Shyness continued to dog me until I entered my early 20’s.   At this point, I opened up to an older friend my struggles and asked her if she could help me.  Just opening up my struggles  to her did a lot to give me hope.  , I would encourage you to find someone you can trust…a mentor who you respect and seems to have their act together….you’ll be surprised at the difference that will make.  If you don’t have anyone in your life..feel free to  leave me a comment, I would LOVE to mentor a fellow shy person.   You do NOT have to live your whole life filtering everything through the “filter” of shyness and fear.

I believe shyness is rooted in how we think about ourselves.  It’s like we have a record  in our mind with grooves in it, playing the same old negative messages.

With the help of my friend and mentor, I began to literally cut new grooves in the recorded messages  of my  self -talk.

Thirty years later, I  still have  “moments” when some of that old stink’n think’n rears it’s ugly head, but it no longer controls me.

And finally, thank you Brittany for this opportunity to share my story.   DM


*To read more about Doug’s journey, I recommend you visit this link.

This is the first post I read of Doug’s when I started blogging and my comment on his post started our yearlong blogging friendship.  I was nervous to write to him and leave a link to my blog because I didn’t know if that would be welcome or not, but I’m very glad I did.  He has become a great friend and it’s been a pleasure getting to know him.

Opening up about Myself

Over the weekend I wrote a very open, honest, and confiding email in response to a close friend.  It took a while to write, and I was nervous about sending it and I had to reread it a lot.  I was nervous about what I was saying and how it would be received, and even nervous to check my email for the response. I wrote about how I missed her and wanted to talk to her more but that I don’t talk openly in most groups and that when it comes to honest and personal conversations I’m a one-on-one kind of talker.  She opened up about something and I told her what I admire about her- her confidence, enthusiasm, humor, and how she is so fun and can draw people into her and be so open with so many people.  It turned out to be a really long email even though I could have easily made that email less personal and shorter.  But I wanted to open up to her so she could see more of the real me, not just the surface me.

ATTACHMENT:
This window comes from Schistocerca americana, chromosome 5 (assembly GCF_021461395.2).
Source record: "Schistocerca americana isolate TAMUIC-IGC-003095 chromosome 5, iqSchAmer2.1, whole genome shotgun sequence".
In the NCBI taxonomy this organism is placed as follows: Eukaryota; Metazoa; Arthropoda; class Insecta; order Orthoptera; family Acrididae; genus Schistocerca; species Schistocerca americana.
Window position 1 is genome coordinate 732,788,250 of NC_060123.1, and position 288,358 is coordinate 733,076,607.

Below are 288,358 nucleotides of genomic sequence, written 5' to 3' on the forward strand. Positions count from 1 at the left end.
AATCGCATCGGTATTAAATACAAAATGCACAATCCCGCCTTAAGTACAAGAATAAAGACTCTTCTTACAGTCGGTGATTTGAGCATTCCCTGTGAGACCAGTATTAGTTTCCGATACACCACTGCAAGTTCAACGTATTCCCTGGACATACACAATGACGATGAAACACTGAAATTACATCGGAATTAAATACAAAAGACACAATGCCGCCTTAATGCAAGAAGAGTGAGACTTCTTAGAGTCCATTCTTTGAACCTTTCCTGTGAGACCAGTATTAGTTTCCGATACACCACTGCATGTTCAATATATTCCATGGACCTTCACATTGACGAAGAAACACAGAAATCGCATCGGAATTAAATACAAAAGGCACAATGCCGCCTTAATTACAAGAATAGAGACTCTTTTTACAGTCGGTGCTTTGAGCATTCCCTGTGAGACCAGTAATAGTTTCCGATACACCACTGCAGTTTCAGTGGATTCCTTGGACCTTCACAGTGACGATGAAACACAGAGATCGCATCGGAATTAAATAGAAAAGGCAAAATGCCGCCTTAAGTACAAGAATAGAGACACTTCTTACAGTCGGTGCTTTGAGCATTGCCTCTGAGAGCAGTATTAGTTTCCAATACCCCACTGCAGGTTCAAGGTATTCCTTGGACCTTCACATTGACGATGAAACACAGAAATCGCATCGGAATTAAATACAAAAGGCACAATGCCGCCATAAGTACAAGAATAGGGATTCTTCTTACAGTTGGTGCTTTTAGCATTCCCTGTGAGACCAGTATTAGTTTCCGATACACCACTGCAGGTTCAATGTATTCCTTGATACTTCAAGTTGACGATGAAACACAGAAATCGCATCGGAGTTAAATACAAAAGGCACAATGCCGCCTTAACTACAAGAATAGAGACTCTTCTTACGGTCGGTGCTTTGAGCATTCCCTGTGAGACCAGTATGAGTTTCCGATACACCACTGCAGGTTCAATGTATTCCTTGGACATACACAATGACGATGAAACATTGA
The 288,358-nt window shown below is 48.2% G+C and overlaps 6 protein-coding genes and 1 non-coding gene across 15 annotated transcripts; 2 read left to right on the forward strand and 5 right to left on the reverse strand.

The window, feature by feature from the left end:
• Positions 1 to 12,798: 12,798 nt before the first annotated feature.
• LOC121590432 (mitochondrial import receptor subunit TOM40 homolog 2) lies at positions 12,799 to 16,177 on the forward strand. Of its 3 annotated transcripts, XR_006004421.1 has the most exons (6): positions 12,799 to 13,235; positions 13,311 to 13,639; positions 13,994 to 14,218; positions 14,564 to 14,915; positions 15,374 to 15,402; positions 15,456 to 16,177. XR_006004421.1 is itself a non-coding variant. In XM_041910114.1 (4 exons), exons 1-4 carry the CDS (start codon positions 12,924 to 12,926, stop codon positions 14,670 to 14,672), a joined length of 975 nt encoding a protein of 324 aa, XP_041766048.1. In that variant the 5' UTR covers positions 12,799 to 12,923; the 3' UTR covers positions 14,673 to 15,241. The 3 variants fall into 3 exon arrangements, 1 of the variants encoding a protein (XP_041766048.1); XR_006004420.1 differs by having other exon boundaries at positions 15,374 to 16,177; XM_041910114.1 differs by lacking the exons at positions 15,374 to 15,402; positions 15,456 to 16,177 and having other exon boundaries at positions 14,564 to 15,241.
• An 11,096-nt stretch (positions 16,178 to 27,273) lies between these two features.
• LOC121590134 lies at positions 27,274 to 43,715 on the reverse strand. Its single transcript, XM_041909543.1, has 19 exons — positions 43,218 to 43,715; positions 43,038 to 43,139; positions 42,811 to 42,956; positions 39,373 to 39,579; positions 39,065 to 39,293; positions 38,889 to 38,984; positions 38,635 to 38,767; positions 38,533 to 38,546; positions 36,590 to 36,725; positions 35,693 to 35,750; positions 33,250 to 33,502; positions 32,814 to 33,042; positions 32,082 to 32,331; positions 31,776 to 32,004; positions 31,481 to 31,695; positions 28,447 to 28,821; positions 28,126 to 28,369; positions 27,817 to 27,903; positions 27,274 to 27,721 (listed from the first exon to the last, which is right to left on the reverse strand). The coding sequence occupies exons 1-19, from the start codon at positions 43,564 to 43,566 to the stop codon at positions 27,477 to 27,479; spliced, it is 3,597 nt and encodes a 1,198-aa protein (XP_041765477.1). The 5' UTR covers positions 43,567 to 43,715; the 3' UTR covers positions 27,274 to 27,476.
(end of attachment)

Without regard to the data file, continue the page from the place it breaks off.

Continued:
After a very good response (phew!) I wrote back again, and told her about some other things that she probably didn’t know about that seemed ok on the surface.  I told her about my conversation about how my biggest insecurity is my shyness and how tired I am of being called shy or quiet after having been told that my entire life.  And again, I got a really good response and I was really relieved and happy.  She even told me that she doesn’t think that I’m shy or quiet AT ALL!  I couldn’t believe it!  I think that’s the first time someone’s ever told me that they don’t think I’m shy or quiet, and she’s a very extroverted person too!  I’ve heard so many shy or quiet remarks about me over the years that I thought it was painfully obvious that I’m shy, and that no one could ever not think that about me or I’d ever be able to escape that label.  But hearing that she thought that was an incredible feeling.  I felt like a heavy armored suit had been lifted off me, and I felt a new sense of confidence.  It’s not that being shy or quiet is a bad thing, it’s just when you’ve been told that you’re something all this time it really starts to creep into your identity.  Maybe it isn’t as obvious as I thought, and isn’t as much of my identity as I think it is.  When I saw her in person we were both really happy to see each other and hugged each other tightly.

I never knew opening up could feel so good.  I’m putting myself out there and making myself vulnerable, and it’s actually turned out to be a really good thing and I feel so much closer to her now.  We were hanging out less and less as the year was ending and I was kind of worried we might lose touch.  But now I think being so honest with each other has brought us even closer than before, and I am so happy about that.